Palm Beach Post Staff Writer
Wednesday, March 28, 2007

TALLAHASSEE - Florida's no-fault auto insurance system, set to expire in sixmonths, would remain in place under a plan a state Senate committee approvedTuesday.

The Senate Committee on Banking and Insurance voted unanimously to extendFlorida's no-fault law, which provides a minimum of $10,000 worth of medicalcoverage, known as personal injury protection, or PIP, to those injured inauto accidents.

The law, which will expire Oct. 1 unless lawmakers vote to extend it, alsoprovides lost-wage coverage for those who miss work because of an accident.

Under the bill (SB 1880) approved Tuesday, the law would be reenacted forone more year and could be repealed again on Jan. 1, 2009.

"I think if we eliminate PIP, the consumers of this state will suffer," saidSen. Bill Posey, R-Rockledge, who sponsored the bill.


The Miami Herald

Posted on Wed, Mar. 28, 2007

Plan for slots tax credit falters

A proposal to give tax credits to Broward's new casinos is temporarily offthe table, after its first state Senate committee stop Tuesday.

The proposal to provide 5 percent tax credits for capital improvements andfor local payments would have been part of a larger bill to loosen slotsregulations for the three racetracks and jai-alai fronton allowed to operatethe state's new Vegas-style slots.

During a Senate committee tour earlier this month, parimutuel executivestried to persuade lawmakers that they needed a tax change to help themcompete with the Seminole Hard Rock Hotel & Casino, which does not pay statetaxes.

Sen. Steve Geller, a Cooper City Democrat, withdrew the tax credit ideaafter he learned it did not have the support of Senate Regulated IndustriesCommittee Chairman Sen. Dennis Jones. But Geller added he might reintroducethe idea before a final bill is passed.

Tuesday's change leaves the current 50 percent slots tax rate unchanged inboth the Senate and House proposals.


Palm Beach Post

House budget omits voting machines, teacher bonuses
By Michael C. Bender

Palm Beach Post Capital Bureau
Wednesday, March 28, 2007

The Senate released its budget priorities last week, and the House made itsversion public Tuesday.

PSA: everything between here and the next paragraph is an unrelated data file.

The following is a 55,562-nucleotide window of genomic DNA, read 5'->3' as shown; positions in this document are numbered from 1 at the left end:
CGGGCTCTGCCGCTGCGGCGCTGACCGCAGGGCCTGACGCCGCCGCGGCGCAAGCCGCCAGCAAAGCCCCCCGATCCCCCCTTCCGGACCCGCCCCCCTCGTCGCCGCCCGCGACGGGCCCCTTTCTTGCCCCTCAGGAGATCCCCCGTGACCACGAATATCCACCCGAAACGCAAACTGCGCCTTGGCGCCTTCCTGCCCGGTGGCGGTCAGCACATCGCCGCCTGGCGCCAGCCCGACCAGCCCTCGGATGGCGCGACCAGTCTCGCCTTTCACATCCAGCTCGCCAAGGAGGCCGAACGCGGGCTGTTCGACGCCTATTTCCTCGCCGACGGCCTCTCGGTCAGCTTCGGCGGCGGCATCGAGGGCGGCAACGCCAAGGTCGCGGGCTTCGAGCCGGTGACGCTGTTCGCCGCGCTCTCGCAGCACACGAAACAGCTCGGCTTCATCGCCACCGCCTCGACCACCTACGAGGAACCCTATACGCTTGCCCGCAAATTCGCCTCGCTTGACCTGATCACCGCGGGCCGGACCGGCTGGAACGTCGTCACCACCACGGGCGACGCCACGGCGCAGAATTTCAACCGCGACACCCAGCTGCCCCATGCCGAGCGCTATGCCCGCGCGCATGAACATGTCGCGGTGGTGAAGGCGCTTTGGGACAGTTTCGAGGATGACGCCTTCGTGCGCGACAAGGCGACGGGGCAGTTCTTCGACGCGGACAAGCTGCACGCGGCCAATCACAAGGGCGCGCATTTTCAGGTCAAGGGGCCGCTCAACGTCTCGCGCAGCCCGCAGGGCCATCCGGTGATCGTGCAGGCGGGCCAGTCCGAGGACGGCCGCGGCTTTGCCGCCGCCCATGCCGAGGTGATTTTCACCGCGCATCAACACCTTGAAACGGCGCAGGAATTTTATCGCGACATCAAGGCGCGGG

Both chambers cut back their $70 billion spending plans, as a sales-taxslump contributed to a $956 million shortfall in state revenues.

While House lawmakers lauded their idea to increase school spending by 6.8percent, they also proposed a 5 percent tuition hike at state colleges anduniversities.

Crist is seeking a freeze on tuition hikes this year.

Lawmakers already have approved Crist's Anti-Murder Act, which would cost$22 million to increase the number of prison beds to jail violent felons whoviolate probation.


The Miami Herald

Posted on Wed, Mar. 28, 2007

Abortion waiting period advances


A group of House lawmakers on Tuesday approved an amended bill on teenageabortions that would add a new hurdle to all Florida women seekingabortions -- a 24-hour waiting period.

Rep. Trey Traviesa, a Tampa Republican and sponsor of the bill that passed aHealthcare Council, said the wait would give women who go to abortionclinics under great stress the time to make a more informed decision.

''Many women come to lament, regret and suffer for not having been able tofully consider their alternatives,'' Traviesa said.


In 2005, the Legislature enacted a law that requires underage girls to telltheir parents they were planning to get an abortion. If a girl doesn't wantto tell her parents, the law allows her to seek a waiver from a judge.